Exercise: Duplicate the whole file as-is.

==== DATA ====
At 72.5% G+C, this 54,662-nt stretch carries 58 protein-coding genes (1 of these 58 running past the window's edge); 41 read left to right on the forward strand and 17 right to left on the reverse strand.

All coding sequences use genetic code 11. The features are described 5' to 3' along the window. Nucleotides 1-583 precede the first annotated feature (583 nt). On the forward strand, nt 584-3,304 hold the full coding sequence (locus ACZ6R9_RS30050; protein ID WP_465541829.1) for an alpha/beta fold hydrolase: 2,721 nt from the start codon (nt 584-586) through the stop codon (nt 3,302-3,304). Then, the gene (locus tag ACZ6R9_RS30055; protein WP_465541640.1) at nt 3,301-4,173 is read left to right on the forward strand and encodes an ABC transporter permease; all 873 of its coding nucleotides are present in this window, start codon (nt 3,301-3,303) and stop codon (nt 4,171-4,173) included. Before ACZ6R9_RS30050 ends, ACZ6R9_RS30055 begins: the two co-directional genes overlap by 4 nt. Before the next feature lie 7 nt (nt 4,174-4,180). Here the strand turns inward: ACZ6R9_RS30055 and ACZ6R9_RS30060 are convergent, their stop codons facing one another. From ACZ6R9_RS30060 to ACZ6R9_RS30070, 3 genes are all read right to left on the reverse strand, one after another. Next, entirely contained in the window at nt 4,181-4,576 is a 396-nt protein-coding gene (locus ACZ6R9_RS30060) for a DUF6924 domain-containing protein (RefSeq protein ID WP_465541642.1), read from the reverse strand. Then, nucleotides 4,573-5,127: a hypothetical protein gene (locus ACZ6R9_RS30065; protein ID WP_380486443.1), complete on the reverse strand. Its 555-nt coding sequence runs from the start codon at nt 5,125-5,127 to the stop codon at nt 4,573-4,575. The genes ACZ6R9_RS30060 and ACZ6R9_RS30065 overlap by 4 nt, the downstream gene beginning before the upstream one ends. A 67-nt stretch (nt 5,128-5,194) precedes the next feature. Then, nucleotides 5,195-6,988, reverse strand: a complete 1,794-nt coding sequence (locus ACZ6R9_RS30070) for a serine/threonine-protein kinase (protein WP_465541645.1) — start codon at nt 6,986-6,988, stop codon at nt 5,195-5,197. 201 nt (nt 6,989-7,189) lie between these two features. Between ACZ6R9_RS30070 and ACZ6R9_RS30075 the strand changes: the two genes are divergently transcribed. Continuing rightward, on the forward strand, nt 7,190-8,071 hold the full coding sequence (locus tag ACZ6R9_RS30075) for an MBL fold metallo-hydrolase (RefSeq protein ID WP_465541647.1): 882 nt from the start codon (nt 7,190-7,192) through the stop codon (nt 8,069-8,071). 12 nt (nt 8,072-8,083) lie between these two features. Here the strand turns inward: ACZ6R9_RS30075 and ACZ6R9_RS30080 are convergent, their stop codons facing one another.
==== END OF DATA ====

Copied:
At 72.5% G+C, this 54,662-nt stretch carries 58 protein-coding genes (1 of these 58 running past the window's edge); 41 read left to right on the forward strand and 17 right to left on the reverse strand.

All coding sequences use genetic code 11. The features are described 5' to 3' along the window. Nucleotides 1-583 precede the first annotated feature (583 nt). On the forward strand, nt 584-3,304 hold the full coding sequence (locus ACZ6R9_RS30050; protein ID WP_465541829.1) for an alpha/beta fold hydrolase: 2,721 nt from the start codon (nt 584-586) through the stop codon (nt 3,302-3,304). Then, the gene (locus tag ACZ6R9_RS30055; protein WP_465541640.1) at nt 3,301-4,173 is read left to right on the forward strand and encodes an ABC transporter permease; all 873 of its coding nucleotides are present in this window, start codon (nt 3,301-3,303) and stop codon (nt 4,171-4,173) included. Before ACZ6R9_RS30050 ends, ACZ6R9_RS30055 begins: the two co-directional genes overlap by 4 nt. Before the next feature lie 7 nt (nt 4,174-4,180). Here the strand turns inward: ACZ6R9_RS30055 and ACZ6R9_RS30060 are convergent, their stop codons facing one another. From ACZ6R9_RS30060 to ACZ6R9_RS30070, 3 genes are all read right to left on the reverse strand, one after another. Next, entirely contained in the window at nt 4,181-4,576 is a 396-nt protein-coding gene (locus ACZ6R9_RS30060) for a DUF6924 domain-containing protein (RefSeq protein ID WP_465541642.1), read from the reverse strand. Then, nucleotides 4,573-5,127: a hypothetical protein gene (locus ACZ6R9_RS30065; protein ID WP_380486443.1), complete on the reverse strand. Its 555-nt coding sequence runs from the start codon at nt 5,125-5,127 to the stop codon at nt 4,573-4,575. The genes ACZ6R9_RS30060 and ACZ6R9_RS30065 overlap by 4 nt, the downstream gene beginning before the upstream one ends. A 67-nt stretch (nt 5,128-5,194) precedes the next feature. Then, nucleotides 5,195-6,988, reverse strand: a complete 1,794-nt coding sequence (locus ACZ6R9_RS30070) for a serine/threonine-protein kinase (protein WP_465541645.1) — start codon at nt 6,986-6,988, stop codon at nt 5,195-5,197. 201 nt (nt 6,989-7,189) lie between these two features. Between ACZ6R9_RS30070 and ACZ6R9_RS30075 the strand changes: the two genes are divergently transcribed. Continuing rightward, on the forward strand, nt 7,190-8,071 hold the full coding sequence (locus tag ACZ6R9_RS30075) for an MBL fold metallo-hydrolase (RefSeq protein ID WP_465541647.1): 882 nt from the start codon (nt 7,190-7,192) through the stop codon (nt 8,069-8,071). 12 nt (nt 8,072-8,083) lie between these two features. Here the strand turns inward: ACZ6R9_RS30075 and ACZ6R9_RS30080 are convergent, their stop codons facing one another.